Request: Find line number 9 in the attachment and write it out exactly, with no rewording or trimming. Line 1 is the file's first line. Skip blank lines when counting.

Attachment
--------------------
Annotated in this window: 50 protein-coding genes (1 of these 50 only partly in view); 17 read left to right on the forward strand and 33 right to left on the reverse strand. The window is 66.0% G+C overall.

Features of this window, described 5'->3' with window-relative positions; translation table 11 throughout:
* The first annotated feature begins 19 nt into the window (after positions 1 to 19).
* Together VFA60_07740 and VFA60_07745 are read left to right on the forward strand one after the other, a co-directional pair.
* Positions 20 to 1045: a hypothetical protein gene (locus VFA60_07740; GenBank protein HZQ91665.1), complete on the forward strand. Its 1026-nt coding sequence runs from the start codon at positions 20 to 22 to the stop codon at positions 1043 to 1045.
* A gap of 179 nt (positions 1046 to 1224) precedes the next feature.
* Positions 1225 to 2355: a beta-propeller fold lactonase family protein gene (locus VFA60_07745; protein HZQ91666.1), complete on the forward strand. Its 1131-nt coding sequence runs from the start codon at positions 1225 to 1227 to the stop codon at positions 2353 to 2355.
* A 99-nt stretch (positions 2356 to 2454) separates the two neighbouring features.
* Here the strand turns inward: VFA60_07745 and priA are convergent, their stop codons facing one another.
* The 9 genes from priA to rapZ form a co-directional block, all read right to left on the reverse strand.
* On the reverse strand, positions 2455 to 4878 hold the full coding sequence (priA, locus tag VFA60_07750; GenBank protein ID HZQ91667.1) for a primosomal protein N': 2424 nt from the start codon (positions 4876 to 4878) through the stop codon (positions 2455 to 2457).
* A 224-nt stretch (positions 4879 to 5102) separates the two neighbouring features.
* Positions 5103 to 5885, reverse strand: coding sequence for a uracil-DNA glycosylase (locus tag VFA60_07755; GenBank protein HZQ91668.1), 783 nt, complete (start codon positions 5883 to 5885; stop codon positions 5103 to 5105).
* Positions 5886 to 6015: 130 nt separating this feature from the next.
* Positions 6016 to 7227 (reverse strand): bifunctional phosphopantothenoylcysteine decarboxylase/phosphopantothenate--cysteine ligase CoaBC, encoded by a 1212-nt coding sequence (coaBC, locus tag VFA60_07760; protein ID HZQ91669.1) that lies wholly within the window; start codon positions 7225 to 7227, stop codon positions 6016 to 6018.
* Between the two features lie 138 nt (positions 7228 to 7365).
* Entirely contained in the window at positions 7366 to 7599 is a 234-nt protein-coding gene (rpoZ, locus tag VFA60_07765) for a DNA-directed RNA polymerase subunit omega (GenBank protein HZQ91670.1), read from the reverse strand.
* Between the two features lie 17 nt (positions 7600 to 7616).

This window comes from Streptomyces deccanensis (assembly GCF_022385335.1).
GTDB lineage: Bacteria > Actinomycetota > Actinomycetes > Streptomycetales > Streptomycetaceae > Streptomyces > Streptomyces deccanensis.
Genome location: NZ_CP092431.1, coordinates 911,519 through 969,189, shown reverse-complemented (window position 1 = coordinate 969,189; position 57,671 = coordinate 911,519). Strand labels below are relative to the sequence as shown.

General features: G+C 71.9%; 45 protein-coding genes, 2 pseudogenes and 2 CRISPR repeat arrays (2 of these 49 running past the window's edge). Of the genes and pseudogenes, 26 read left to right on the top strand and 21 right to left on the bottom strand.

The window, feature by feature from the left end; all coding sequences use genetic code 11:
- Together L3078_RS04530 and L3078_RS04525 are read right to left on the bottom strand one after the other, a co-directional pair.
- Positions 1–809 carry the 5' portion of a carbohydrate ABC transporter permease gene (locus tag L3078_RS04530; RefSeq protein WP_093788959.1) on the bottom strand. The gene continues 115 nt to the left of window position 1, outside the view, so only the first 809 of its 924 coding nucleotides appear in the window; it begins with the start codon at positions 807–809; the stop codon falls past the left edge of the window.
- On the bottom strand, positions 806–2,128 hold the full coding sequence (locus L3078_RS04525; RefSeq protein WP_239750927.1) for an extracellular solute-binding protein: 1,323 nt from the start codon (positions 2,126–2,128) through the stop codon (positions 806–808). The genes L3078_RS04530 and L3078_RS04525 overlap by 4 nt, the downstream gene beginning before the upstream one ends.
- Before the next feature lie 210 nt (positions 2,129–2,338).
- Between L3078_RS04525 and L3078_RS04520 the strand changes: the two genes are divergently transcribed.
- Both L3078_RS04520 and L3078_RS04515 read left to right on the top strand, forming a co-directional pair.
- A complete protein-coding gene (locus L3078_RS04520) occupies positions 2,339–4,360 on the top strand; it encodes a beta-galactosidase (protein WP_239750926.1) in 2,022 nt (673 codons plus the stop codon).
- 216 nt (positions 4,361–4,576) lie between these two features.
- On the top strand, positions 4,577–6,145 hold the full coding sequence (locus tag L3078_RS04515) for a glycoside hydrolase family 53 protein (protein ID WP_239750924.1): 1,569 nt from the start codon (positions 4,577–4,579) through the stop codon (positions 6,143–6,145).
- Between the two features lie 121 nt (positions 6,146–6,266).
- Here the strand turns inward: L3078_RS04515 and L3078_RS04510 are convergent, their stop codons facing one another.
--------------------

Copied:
* Here the strand turns inward: VFA60_07745 and priA are convergent, their stop codons facing one another.